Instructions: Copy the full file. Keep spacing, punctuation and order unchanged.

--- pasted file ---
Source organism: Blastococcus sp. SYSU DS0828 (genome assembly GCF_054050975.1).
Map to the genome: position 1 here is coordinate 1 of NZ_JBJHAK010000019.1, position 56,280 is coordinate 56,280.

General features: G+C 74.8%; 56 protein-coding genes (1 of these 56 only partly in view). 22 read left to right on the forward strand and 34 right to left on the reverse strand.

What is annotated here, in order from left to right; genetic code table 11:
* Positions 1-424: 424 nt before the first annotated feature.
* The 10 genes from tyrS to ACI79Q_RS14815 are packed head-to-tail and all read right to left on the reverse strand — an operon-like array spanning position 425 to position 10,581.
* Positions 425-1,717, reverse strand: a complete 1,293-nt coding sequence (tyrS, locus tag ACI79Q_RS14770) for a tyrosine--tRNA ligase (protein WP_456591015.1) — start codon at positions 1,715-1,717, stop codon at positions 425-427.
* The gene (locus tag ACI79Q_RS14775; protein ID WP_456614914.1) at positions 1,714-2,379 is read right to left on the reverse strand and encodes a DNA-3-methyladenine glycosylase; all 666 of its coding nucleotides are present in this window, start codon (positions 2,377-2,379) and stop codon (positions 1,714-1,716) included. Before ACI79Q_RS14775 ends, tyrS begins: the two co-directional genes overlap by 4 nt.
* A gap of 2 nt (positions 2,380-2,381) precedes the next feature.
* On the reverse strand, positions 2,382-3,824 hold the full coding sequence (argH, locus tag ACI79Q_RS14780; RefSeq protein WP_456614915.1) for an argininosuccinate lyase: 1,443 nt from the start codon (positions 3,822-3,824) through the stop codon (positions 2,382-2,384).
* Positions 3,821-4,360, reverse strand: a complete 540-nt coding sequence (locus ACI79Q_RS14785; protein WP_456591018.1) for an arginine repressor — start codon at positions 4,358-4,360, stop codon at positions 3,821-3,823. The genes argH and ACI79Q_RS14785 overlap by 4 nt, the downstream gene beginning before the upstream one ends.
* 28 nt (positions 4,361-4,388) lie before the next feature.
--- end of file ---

Source organism: Blastococcus sp. SYSU DS0828 (genome assembly GCF_054050975.1).
Map to the genome: position 1 here is coordinate 1 of NZ_JBJHAK010000019.1, position 56,280 is coordinate 56,280.

General features: G+C 74.8%; 56 protein-coding genes (1 of these 56 only partly in view). 22 read left to right on the forward strand and 34 right to left on the reverse strand.

What is annotated here, in order from left to right; genetic code table 11:
* Positions 1-424: 424 nt before the first annotated feature.
* The 10 genes from tyrS to ACI79Q_RS14815 are packed head-to-tail and all read right to left on the reverse strand — an operon-like array spanning position 425 to position 10,581.
* Positions 425-1,717, reverse strand: a complete 1,293-nt coding sequence (tyrS, locus tag ACI79Q_RS14770) for a tyrosine--tRNA ligase (protein WP_456591015.1) — start codon at positions 1,715-1,717, stop codon at positions 425-427.
* The gene (locus tag ACI79Q_RS14775; protein ID WP_456614914.1) at positions 1,714-2,379 is read right to left on the reverse strand and encodes a DNA-3-methyladenine glycosylase; all 666 of its coding nucleotides are present in this window, start codon (positions 2,377-2,379) and stop codon (positions 1,714-1,716) included. Before ACI79Q_RS14775 ends, tyrS begins: the two co-directional genes overlap by 4 nt.
* A gap of 2 nt (positions 2,380-2,381) precedes the next feature.
* On the reverse strand, positions 2,382-3,824 hold the full coding sequence (argH, locus tag ACI79Q_RS14780; RefSeq protein WP_456614915.1) for an argininosuccinate lyase: 1,443 nt from the start codon (positions 3,822-3,824) through the stop codon (positions 2,382-2,384).
* Positions 3,821-4,360, reverse strand: a complete 540-nt coding sequence (locus ACI79Q_RS14785; protein WP_456591018.1) for an arginine repressor — start codon at positions 4,358-4,360, stop codon at positions 3,821-3,823. The genes argH and ACI79Q_RS14785 overlap by 4 nt, the downstream gene beginning before the upstream one ends.
* 28 nt (positions 4,361-4,388) lie before the next feature.